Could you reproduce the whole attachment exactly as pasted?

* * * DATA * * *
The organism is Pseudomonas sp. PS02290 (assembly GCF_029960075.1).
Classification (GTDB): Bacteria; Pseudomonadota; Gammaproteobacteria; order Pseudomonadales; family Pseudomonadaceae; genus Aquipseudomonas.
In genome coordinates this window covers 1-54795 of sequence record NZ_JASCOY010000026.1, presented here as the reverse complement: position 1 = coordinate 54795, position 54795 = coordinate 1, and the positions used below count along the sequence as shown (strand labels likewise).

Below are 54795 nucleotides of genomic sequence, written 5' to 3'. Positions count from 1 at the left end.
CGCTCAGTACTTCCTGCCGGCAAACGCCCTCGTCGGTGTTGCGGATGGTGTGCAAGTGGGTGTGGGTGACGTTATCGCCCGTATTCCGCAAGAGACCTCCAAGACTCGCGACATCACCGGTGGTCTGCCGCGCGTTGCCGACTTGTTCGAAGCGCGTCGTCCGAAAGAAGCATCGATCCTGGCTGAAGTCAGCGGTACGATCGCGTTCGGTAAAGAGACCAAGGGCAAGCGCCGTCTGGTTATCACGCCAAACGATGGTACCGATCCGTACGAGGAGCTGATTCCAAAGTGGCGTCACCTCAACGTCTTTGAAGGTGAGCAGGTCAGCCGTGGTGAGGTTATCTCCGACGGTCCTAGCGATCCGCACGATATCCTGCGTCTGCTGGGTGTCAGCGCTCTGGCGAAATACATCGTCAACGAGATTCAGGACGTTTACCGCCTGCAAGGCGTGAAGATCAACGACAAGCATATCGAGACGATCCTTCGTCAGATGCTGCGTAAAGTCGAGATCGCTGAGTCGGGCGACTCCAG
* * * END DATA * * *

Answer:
The organism is Pseudomonas sp. PS02290 (assembly GCF_029960075.1).
Classification (GTDB): Bacteria; Pseudomonadota; Gammaproteobacteria; order Pseudomonadales; family Pseudomonadaceae; genus Aquipseudomonas.
In genome coordinates this window covers 1-54795 of sequence record NZ_JASCOY010000026.1, presented here as the reverse complement: position 1 = coordinate 54795, position 54795 = coordinate 1, and the positions used below count along the sequence as shown (strand labels likewise).

Below are 54795 nucleotides of genomic sequence, written 5' to 3'. Positions count from 1 at the left end.
CGCTCAGTACTTCCTGCCGGCAAACGCCCTCGTCGGTGTTGCGGATGGTGTGCAAGTGGGTGTGGGTGACGTTATCGCCCGTATTCCGCAAGAGACCTCCAAGACTCGCGACATCACCGGTGGTCTGCCGCGCGTTGCCGACTTGTTCGAAGCGCGTCGTCCGAAAGAAGCATCGATCCTGGCTGAAGTCAGCGGTACGATCGCGTTCGGTAAAGAGACCAAGGGCAAGCGCCGTCTGGTTATCACGCCAAACGATGGTACCGATCCGTACGAGGAGCTGATTCCAAAGTGGCGTCACCTCAACGTCTTTGAAGGTGAGCAGGTCAGCCGTGGTGAGGTTATCTCCGACGGTCCTAGCGATCCGCACGATATCCTGCGTCTGCTGGGTGTCAGCGCTCTGGCGAAATACATCGTCAACGAGATTCAGGACGTTTACCGCCTGCAAGGCGTGAAGATCAACGACAAGCATATCGAGACGATCCTTCGTCAGATGCTGCGTAAAGTCGAGATCGCTGAGTCGGGCGACTCCAG